Emil Nolde was one of the leading painters of Expressionism and, along with August Macke and Paul Klee, was one of the first artists to rediscover watercolor painting in the early 20th century.
Above all, his expressive color choice and the improvisational lightness of his compositions are characteristic of his watercolors. So Emil Nolde 1934 reveals: "Color is power. Color is life. Only strong harmonies are weighty ", and:" I love the music of colors ... The colors are my notes, with which I form sounds and chords against each other. "
Especially since 1908 he devotes himself intensively to this technology, which has long been forgotten in Germany. Characteristic of his watercolor painting are the fast, high-contrast color application and the improvisational lightness of his compositions. From 1913 Nolde used mainly Japanese paper, which is based on his wet-in-wet technique. This novel watercolor technique was based on soaking moist Japanese paper entirely with water-flowing watercolors and first entering contours and reinforcements into the dried leaves. Most of the watercolors are created without preliminary drawing.
Jolanthe Nolde, the artist's second wife, says: "While painting, he generously deals with his watercolors. He cares little whether blobs fall from his brushes. (...) I often wondered how unconcerned he works with the wettest brushes, although at any moment he might fear that one would fall in the most threatening drops. (...) He accepts the danger and has the freedom to work in an unrestrained river. (...) I have often been worried about a particularly well-made line, in terms of how much it still changes. He paints, the paper absorbs the color, the colors flow, the borders grow, one believes that matter is self-contained - and yet the picture succeeds. It just flows out of his hand, including all the changes that happen without any help in the paper. The pictures happen; they unfold like guided and at the same time independent creatures. "
The stimulus to his first flower still lifes and garden pictures came in his own words from the gardens of his mother. Nolde grew up on the estate of his parents in northern Germany. Floral and garden motifs run almost throughout the entire pictorial work. Everywhere the painter settled, he put on gardens. When he chose his home in 1927 in the North Frisian Seebüll, he designed his own house and studio with garden. "It was just bare green fields around the house. A piece of such grass field should become our garden. A hard start, but it had to succeed. "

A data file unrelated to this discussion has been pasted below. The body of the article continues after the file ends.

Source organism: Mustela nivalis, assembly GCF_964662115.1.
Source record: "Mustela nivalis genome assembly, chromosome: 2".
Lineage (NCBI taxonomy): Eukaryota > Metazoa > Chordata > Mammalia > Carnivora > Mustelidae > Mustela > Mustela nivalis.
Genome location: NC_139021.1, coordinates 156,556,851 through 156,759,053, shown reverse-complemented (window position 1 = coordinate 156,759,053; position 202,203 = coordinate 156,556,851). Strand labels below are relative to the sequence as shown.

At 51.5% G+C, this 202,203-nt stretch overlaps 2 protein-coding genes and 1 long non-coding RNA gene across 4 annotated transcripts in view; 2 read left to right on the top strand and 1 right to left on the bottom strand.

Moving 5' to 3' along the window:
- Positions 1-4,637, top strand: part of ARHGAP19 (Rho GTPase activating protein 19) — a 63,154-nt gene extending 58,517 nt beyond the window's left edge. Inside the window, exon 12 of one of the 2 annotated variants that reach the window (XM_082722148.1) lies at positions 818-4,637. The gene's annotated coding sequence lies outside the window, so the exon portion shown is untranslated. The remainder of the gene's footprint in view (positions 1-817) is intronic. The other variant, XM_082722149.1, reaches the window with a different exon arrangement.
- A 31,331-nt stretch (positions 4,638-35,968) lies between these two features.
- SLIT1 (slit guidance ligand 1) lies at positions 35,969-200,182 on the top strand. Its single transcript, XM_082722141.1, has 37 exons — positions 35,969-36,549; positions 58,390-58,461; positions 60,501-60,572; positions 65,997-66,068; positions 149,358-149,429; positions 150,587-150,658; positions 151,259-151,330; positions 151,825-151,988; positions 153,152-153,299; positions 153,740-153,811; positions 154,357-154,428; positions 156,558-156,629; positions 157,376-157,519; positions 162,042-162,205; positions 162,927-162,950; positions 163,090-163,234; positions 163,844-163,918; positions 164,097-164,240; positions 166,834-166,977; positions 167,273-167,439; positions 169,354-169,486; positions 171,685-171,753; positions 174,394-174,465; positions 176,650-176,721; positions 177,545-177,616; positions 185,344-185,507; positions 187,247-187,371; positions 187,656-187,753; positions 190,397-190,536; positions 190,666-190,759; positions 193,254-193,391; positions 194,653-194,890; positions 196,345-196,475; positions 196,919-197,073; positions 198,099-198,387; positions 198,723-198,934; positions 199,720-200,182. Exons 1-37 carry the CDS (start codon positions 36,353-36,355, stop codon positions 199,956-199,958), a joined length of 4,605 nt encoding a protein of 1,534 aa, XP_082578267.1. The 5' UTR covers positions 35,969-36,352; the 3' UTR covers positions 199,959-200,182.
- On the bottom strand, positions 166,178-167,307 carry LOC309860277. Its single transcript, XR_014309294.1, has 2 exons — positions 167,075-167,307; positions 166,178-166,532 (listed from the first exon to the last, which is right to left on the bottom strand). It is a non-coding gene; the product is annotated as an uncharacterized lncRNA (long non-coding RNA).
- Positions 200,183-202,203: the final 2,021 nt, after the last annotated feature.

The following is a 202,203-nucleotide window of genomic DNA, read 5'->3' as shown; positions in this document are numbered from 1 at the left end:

Sitting directly in front of the garden plants, Nolde made numerous watercolors. The painter describes as overwhelming the magic attraction that the colors and growth of flowers and plants exerted on him.
Especially in the depiction of plants Nolde reached his great creative freedom. The pulsation and growth becomes directly perceptible to the viewer. First in the home garden, later on the one-year trip to the South Seas, Nolde repeatedly discovered new facets and an unbridled fascination for the colors, shapes and characteristics of nature.
In terms of content and style, Emil Nolde's work is one of the most emotional expressions of Expressionism. From the beginning, his art was aimed at expressing expression by intensifying the color and gathering of the forms. Thematically, Emil Nolde dealt with religious representations, landscapes and seascapes with a cosmic conception of nature and figure representations that Emil Nolde designed out of a mystical experience. Of particular charm are his floral watercolors, the watercolor series of the "Ungemalten Bilder" and the graphic work.